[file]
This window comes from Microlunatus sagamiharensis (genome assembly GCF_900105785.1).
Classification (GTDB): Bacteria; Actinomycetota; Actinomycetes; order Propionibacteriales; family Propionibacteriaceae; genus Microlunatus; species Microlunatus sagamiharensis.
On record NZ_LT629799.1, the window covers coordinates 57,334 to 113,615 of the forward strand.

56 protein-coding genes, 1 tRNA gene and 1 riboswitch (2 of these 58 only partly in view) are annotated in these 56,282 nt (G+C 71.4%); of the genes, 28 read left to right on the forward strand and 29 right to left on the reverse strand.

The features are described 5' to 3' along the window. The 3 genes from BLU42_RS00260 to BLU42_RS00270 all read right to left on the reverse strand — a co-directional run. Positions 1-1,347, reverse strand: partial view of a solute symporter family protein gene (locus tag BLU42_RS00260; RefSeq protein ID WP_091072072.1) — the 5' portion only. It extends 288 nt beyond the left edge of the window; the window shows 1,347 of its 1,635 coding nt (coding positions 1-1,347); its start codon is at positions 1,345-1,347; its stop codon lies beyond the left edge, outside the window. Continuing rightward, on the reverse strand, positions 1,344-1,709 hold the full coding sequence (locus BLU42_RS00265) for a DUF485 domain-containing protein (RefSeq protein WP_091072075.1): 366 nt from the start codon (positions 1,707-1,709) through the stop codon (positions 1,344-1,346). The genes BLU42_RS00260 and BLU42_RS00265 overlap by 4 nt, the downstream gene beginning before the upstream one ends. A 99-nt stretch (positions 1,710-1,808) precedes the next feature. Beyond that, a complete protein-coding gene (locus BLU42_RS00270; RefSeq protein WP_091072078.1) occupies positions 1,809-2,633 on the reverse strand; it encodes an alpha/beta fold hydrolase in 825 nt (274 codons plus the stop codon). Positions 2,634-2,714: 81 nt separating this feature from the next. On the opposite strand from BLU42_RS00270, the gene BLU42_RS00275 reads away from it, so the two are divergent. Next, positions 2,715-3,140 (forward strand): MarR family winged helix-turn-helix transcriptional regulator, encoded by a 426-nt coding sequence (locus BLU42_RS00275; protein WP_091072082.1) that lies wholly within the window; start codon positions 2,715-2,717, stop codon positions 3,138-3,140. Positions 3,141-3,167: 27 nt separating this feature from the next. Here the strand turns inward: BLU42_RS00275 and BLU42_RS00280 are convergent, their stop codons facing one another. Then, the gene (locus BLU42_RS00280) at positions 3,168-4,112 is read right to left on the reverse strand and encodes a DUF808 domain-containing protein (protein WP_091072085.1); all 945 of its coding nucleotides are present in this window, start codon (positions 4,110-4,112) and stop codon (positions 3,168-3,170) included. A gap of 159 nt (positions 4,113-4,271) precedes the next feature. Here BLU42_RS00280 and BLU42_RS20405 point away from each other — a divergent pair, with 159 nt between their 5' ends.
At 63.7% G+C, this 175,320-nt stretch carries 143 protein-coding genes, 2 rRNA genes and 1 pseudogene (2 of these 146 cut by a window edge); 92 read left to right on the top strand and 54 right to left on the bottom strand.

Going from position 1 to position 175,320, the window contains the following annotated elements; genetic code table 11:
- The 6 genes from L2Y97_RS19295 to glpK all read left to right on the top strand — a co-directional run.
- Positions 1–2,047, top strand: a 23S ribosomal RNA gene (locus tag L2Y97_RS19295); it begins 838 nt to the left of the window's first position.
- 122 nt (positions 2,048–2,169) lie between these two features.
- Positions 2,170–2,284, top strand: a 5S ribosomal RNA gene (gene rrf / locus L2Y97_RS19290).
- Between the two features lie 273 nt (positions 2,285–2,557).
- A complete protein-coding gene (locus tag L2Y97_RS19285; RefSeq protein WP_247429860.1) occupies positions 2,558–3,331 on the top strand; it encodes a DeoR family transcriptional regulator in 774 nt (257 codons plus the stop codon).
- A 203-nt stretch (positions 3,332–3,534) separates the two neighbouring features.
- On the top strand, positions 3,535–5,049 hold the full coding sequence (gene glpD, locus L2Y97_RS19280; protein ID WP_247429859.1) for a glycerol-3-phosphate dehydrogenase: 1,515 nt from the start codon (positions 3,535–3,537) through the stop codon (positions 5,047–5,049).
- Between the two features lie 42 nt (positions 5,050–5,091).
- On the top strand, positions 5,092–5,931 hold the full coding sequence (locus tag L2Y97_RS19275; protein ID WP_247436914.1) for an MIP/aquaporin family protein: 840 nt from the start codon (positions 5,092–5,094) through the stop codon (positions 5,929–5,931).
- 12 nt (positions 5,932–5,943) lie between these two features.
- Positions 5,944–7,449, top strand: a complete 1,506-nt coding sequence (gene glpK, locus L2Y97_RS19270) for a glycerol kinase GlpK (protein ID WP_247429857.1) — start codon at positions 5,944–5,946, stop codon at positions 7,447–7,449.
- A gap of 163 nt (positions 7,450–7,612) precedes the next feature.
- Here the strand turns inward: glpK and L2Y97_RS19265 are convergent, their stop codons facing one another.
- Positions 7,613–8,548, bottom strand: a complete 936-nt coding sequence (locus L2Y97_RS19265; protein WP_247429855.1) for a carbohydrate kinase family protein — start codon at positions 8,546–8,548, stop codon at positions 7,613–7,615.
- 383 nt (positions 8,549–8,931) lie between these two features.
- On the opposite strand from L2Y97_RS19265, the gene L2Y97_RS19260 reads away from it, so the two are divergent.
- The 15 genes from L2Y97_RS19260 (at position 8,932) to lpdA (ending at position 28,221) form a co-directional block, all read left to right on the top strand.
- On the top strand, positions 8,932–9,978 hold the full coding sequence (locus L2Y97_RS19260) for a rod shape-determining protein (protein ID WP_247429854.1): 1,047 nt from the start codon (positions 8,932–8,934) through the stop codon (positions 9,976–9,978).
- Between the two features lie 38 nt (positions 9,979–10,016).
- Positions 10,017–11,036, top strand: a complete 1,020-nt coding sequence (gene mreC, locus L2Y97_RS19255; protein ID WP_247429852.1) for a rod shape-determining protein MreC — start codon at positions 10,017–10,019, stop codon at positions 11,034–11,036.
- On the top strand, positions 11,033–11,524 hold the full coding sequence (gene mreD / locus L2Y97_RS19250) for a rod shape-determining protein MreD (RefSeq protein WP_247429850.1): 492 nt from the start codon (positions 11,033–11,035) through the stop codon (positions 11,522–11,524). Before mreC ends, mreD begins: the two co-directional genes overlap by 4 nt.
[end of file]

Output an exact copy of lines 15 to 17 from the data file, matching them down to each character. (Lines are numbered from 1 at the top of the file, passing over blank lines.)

- On the top strand, positions 3,535–5,049 hold the full coding sequence (gene glpD, locus L2Y97_RS19280; protein ID WP_247429859.1) for a glycerol-3-phosphate dehydrogenase: 1,515 nt from the start codon (positions 3,535–3,537) through the stop codon (positions 5,047–5,049).
- Between the two features lie 42 nt (positions 5,050–5,091).
- On the top strand, positions 5,092–5,931 hold the full coding sequence (locus tag L2Y97_RS19275; protein ID WP_247436914.1) for an MIP/aquaporin family protein: 840 nt from the start codon (positions 5,092–5,094) through the stop codon (positions 5,929–5,931).